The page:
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“Considerable Potential” for wind energy in Saudi Arabia, say researchers

Researchers point out that scaling-up wind energy could provide a significant new source of clean electricity in the country, as well as a potential new industry for the Kingdom

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The Saudi energy ministry’s renewables office is expected to tender 3.25GW of solar and 800 megawatts of wind capacity this year
The Saudi energy ministry’s renewables office is expected to tender 3.25GW of solar and 800 megawatts of wind capacity this year

Researchers from the King Abdullah University of Science and Technology, in collaboration with the University of Notre Dame, have found that wind energy has “considerable potential” in Saudi Arabia, a country more well-known for its reliance upon and dominance in oil.

Determining the potential for wind energy requires either intense and widespread observational data or highly fine-tuned computer modelling — both of which have been absent for Saudi Arabia, one of the world’s leading sources of petroleum.

However, as part of ongoing collaboration with the University of Notre Dame in the United States, researchers from the King Abdullah University of Science and Technology (KAUST) working as part of Marc G. Genton’s Research Group used high-resolution data to investigate the possibility of scaling-up wind energy in Saudi Arabia, reported CleanTechnica.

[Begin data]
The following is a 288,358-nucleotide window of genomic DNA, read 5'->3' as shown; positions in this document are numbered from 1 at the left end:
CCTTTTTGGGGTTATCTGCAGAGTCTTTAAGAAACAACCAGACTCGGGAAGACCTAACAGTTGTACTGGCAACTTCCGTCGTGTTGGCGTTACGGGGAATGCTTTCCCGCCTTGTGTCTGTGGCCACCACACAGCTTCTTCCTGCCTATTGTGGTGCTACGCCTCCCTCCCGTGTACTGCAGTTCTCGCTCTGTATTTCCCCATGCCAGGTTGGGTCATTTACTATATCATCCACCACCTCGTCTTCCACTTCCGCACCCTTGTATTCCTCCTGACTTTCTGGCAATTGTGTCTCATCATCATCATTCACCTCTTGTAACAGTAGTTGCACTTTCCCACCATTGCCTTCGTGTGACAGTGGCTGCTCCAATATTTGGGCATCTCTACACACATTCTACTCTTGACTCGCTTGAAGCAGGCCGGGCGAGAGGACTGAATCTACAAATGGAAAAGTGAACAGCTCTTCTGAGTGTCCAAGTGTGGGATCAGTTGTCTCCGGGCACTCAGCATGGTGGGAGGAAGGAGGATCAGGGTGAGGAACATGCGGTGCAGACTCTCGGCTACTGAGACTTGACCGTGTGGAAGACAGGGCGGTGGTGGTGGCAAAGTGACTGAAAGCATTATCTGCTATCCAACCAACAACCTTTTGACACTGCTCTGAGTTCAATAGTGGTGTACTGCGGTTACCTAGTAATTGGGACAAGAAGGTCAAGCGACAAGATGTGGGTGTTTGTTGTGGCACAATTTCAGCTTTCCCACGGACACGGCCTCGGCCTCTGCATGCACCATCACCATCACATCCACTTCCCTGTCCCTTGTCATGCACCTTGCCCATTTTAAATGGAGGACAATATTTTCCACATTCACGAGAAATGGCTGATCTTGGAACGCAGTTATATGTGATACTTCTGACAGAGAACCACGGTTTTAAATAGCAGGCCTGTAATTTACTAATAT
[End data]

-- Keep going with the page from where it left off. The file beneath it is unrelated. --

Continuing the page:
The Saudi energy ministry’s renewables office is expected to tender 3.25GW of solar and 800 megawatts of wind capacity this year as the Kingdom targets to add 9.5GW of renewables by 2023.

Acwa Power of Saudi Arabia, France’s EDF Energies Nouvelles, Italy’s Enel Green Power and France’s Engie are the four pre-qualified companies who submitted their bids earlier this year for the 400MW wind farm project at Dumat Al Jandal.

The planned $500mn scheme at Dumat Al Jandal, in the northern Al Jouf region, will be awarded on December 18 under a 20-year power purchase agreement with the Saudi Power Procurement Company (SPPC) after the bid evaluation process is completed.

“Saudi Arabia has mostly relied on fossil fuels for its energy needs, but this is changing due to the rising energy demand resulting from industrial development, urbanization and growth of its population,” explained Wanfang Chen, a doctoral student on Genton’s team.

However, scaling-up wind energy could provide a significant new source of clean electricity in the country, as well as a potential new industry for a country which simply won’t be able to hold on to its oil industry forever.

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